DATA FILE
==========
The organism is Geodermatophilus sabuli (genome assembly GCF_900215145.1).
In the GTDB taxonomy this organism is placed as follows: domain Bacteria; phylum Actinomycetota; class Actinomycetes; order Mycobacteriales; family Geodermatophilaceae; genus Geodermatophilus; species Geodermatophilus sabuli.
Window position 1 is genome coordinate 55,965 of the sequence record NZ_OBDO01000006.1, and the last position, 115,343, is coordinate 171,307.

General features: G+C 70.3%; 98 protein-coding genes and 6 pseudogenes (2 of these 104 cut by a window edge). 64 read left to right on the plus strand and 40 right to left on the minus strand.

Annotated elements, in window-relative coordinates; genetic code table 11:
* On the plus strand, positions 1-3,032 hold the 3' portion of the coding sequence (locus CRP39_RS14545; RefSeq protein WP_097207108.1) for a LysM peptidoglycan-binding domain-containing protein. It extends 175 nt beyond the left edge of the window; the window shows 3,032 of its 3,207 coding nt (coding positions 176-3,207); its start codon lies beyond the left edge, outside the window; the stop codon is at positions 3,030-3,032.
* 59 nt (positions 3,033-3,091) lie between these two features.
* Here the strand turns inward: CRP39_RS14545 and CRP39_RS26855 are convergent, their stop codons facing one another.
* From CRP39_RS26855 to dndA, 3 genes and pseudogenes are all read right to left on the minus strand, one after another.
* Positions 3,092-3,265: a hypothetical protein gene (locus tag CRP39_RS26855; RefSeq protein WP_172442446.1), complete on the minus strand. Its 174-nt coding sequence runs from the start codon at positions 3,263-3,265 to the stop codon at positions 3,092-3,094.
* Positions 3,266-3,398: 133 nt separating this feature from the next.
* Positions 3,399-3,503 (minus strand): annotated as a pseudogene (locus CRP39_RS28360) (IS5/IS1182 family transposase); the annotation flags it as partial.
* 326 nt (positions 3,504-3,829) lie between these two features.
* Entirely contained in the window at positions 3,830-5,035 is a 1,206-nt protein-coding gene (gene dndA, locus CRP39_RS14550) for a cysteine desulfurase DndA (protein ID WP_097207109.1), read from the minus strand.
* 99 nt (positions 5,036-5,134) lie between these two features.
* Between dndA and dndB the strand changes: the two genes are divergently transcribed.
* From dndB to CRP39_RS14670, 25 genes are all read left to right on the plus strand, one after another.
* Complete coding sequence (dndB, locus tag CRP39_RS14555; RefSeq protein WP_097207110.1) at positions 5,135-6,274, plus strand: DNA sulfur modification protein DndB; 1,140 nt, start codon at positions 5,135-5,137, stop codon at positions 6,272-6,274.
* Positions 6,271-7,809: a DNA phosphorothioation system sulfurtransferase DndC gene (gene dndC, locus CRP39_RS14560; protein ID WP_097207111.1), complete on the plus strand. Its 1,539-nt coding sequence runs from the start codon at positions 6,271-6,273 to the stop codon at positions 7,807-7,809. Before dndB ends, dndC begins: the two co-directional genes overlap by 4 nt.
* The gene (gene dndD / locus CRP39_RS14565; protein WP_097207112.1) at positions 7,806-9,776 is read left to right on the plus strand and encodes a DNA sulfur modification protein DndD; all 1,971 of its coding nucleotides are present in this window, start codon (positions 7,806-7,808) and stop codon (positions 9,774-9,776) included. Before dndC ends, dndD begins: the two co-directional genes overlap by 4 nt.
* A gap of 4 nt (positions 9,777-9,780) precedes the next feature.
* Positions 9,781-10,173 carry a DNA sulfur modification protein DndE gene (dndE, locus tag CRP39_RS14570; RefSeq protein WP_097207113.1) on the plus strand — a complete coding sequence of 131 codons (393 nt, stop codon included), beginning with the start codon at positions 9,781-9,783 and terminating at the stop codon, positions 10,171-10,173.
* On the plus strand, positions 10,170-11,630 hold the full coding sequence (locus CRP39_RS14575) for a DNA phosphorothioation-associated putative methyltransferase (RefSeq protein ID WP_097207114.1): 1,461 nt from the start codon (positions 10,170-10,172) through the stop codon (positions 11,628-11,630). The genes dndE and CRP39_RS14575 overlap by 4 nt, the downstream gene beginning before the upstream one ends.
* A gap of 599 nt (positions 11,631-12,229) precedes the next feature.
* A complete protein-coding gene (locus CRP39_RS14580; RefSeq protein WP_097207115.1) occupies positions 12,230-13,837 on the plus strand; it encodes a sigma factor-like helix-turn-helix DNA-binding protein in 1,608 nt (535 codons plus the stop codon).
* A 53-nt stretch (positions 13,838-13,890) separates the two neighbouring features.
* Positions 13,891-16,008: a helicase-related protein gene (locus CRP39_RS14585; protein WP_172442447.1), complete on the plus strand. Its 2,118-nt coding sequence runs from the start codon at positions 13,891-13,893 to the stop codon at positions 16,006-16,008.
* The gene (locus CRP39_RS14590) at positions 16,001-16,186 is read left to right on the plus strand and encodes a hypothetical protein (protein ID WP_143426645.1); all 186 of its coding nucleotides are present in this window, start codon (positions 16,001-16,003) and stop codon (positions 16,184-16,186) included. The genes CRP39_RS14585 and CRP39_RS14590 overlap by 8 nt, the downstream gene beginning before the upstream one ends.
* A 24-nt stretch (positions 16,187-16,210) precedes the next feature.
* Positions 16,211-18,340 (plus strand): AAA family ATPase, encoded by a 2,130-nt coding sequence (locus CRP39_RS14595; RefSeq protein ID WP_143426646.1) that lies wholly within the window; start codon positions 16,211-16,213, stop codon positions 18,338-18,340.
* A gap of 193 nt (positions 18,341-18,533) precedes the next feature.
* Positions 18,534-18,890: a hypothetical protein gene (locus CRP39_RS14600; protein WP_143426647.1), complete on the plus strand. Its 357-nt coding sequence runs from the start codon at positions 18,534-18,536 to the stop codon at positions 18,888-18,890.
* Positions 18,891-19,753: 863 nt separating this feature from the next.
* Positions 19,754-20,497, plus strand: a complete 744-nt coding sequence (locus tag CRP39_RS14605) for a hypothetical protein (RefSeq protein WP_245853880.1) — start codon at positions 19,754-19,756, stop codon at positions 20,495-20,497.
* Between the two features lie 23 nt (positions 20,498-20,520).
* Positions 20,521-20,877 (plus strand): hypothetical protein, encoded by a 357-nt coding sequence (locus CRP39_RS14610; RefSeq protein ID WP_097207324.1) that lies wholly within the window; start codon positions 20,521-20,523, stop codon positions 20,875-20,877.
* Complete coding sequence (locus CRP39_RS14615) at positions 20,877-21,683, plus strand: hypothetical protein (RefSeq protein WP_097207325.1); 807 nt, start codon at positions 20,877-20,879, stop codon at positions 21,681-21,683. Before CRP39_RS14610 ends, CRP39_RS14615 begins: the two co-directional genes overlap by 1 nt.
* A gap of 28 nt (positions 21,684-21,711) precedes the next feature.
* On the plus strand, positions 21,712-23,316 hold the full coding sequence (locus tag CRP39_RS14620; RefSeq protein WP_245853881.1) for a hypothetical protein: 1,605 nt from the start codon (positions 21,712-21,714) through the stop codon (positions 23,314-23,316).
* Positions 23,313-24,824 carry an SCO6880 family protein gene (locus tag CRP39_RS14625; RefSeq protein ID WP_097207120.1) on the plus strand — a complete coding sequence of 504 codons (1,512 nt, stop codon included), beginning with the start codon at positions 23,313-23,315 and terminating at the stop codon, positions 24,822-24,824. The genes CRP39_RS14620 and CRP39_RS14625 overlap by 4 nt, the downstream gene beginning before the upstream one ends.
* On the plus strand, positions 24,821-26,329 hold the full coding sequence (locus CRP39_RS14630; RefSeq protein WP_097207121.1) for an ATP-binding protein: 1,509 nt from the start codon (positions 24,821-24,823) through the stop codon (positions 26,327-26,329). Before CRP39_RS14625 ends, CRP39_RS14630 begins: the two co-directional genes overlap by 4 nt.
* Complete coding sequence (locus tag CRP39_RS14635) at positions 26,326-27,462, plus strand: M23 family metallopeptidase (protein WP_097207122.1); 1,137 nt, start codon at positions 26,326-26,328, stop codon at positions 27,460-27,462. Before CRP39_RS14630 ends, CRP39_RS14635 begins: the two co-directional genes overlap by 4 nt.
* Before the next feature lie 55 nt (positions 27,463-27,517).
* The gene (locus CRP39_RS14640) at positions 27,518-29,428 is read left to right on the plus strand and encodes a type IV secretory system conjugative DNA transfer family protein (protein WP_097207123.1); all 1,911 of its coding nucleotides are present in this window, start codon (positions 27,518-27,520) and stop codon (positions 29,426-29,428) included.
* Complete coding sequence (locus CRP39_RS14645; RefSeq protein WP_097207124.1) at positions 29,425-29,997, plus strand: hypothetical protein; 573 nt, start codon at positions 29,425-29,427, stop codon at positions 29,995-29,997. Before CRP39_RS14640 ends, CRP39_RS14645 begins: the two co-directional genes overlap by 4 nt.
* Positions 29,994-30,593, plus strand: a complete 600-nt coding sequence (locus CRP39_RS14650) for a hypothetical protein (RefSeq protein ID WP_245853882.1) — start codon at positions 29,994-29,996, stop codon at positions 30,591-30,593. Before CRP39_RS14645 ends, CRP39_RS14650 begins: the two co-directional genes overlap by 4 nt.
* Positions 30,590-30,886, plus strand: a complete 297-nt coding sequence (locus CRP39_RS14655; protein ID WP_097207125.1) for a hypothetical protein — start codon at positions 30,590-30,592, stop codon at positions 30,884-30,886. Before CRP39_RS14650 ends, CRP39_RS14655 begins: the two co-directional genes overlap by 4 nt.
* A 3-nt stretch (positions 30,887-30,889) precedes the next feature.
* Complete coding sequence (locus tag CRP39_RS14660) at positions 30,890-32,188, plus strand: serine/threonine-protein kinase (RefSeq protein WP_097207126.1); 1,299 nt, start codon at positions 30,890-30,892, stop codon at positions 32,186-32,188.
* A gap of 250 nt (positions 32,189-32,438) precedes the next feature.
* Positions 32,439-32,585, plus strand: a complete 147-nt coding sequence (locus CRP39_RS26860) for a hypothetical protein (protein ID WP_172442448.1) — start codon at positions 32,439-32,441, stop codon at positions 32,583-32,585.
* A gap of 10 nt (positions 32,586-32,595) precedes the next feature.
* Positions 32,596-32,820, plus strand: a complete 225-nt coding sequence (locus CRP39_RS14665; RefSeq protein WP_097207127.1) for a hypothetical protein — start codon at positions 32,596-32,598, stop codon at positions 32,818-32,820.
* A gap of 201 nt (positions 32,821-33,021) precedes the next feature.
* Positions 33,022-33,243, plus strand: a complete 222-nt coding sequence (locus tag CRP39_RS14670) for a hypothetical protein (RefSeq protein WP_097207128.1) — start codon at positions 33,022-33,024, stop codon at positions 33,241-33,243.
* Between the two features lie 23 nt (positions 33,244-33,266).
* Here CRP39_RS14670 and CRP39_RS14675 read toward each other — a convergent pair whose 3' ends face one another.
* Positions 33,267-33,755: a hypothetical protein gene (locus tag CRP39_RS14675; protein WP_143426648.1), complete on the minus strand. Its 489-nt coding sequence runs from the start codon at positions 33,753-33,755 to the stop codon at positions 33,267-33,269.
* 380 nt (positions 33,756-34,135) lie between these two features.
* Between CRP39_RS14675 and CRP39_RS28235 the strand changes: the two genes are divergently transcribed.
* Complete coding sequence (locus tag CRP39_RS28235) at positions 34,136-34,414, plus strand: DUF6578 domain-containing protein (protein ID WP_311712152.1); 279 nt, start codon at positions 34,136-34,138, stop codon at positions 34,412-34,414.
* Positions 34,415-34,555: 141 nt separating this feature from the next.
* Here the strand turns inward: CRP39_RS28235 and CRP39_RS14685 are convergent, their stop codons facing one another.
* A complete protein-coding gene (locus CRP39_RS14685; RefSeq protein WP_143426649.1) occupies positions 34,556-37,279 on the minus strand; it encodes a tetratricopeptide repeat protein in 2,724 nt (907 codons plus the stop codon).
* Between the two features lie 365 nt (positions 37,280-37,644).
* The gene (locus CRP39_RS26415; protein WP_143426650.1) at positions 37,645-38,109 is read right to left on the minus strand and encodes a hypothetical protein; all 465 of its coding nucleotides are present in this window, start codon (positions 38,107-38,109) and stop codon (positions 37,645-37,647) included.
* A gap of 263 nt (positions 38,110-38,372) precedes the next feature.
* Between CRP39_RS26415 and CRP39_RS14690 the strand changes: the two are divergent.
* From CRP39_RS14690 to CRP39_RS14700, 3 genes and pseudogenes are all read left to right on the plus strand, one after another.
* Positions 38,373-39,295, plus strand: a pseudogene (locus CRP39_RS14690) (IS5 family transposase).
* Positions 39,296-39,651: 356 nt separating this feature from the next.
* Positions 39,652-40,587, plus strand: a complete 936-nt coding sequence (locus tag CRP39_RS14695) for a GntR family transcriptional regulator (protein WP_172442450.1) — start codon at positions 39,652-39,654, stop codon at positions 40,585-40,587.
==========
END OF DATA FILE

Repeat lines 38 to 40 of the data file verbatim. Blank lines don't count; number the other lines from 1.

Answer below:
* A gap of 28 nt (positions 21,684-21,711) precedes the next feature.
* On the plus strand, positions 21,712-23,316 hold the full coding sequence (locus tag CRP39_RS14620; RefSeq protein WP_245853881.1) for a hypothetical protein: 1,605 nt from the start codon (positions 21,712-21,714) through the stop codon (positions 23,314-23,316).
* Positions 23,313-24,824 carry an SCO6880 family protein gene (locus tag CRP39_RS14625; RefSeq protein ID WP_097207120.1) on the plus strand — a complete coding sequence of 504 codons (1,512 nt, stop codon included), beginning with the start codon at positions 23,313-23,315 and terminating at the stop codon, positions 24,822-24,824. The genes CRP39_RS14620 and CRP39_RS14625 overlap by 4 nt, the downstream gene beginning before the upstream one ends.